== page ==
13. 13.
    Gill KM, Mishel M, Belyea M, Germino B, Germino LS, Porter L, LaNey IC, Stewart J (2004) Triggers of uncertainty about recurrence and long-term treatment side effects in older African American and Caucasian breast cancer survivors. Oncol Nurs Forum 31:633–639PubMedCrossRefGoogle Scholar
  14. 14.
    Gotay CC, Pagano IS (2007) Assessment of Survivor Concerns (ASC): a newly proposed brief questionnaire. Health Qual Life Outcomes 5:1–11CrossRefGoogle Scholar
  15. 15.
    Greenberg DB, Kornblith AB, Herndon JE, Zuckerman E, Schiffer CA, Weiss RB, Mayer RJ, Wolchok SM, Holland JC (1997) Quality of life for adult leukemia survivors treated on clinical trials of Cancer and Leukemia Group B during the period 1971–1988: predictors for later psychologic distress. Cancer 80:1936–1944PubMedCrossRefGoogle Scholar
  16. 16.
    Herschbach P, Berg P, Dankert A, Duran G, Engst-Hastreiter U, Waadt S, Keller M, Ukat R, Henrich G (2005) Fear of progression in chronic diseases: psychometric properties of the Fear of Progression Questionnaire. J Psychosom Res 58:505–511PubMedCrossRefGoogle Scholar
  17. 17.
    Herschbach P, Keller M, Knight L, Brandl T, Huber B, Henrich G, Marten-Mittag B (2004) Psychological problems of cancer patients: a cancer distress screening with a cancer-specific questionnaire. B J Cancer 91:504–511CrossRefGoogle Scholar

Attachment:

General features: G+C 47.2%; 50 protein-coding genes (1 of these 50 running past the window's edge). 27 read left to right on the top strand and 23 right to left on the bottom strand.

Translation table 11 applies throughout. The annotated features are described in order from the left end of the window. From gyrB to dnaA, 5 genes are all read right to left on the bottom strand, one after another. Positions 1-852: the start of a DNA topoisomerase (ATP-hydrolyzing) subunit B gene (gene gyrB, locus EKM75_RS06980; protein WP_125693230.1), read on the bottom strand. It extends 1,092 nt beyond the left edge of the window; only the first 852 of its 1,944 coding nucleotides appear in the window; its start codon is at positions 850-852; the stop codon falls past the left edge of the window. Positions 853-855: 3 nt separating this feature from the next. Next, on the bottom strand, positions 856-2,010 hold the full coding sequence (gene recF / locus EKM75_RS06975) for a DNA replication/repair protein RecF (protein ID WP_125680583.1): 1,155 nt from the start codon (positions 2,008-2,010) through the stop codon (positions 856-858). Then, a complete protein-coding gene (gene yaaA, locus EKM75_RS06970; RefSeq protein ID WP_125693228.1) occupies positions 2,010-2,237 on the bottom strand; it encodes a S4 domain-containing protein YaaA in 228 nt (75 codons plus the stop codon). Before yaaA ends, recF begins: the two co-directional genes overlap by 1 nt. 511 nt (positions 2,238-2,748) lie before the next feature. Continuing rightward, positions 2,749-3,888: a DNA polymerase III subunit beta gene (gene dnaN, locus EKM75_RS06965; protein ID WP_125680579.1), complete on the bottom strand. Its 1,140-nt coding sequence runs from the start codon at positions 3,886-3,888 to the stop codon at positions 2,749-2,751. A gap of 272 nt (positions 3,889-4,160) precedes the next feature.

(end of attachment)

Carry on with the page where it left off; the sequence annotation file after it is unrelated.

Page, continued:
18. 18.
    Hilton BA (1988) The relationship of uncertainty, control, commitment, and threat of recurrence to coping strategies used by women diagnosed with breast cancer. J Behav Med 12:39–54CrossRefGoogle Scholar
  19. 19.
    Horowitz M, Wilner N, Alvarez W (1979) Impact of event scale: a measure of subjective stress. Psychosom Med 41:209–218PubMedGoogle Scholar
  20. 20.
    Humphris GM, Rogers S, McNally D, Lee-Jones C, Brown J, Vaughan D (2003) Fear of recurrence and possible cases of anxiety and depression in orofacial cancer patients. Int J Oral Maxillofac Sur 32:486–491Google Scholar
  21. 21.
    King MT, Kenny P, Shiell A, Hall J, Boyages J (2000) Quality of life three months and one year after first treatment for early stage breast cancer: influence of treatment and patient characteristics. Qual Life Res 9:789–800PubMedCrossRefGoogle Scholar
  22. 22.
    Langlois F, Ladouceur R (2004) Adaptation of GAD treatment for hypochondriasis. Cogn Behav Pract 11:393–404CrossRefGoogle Scholar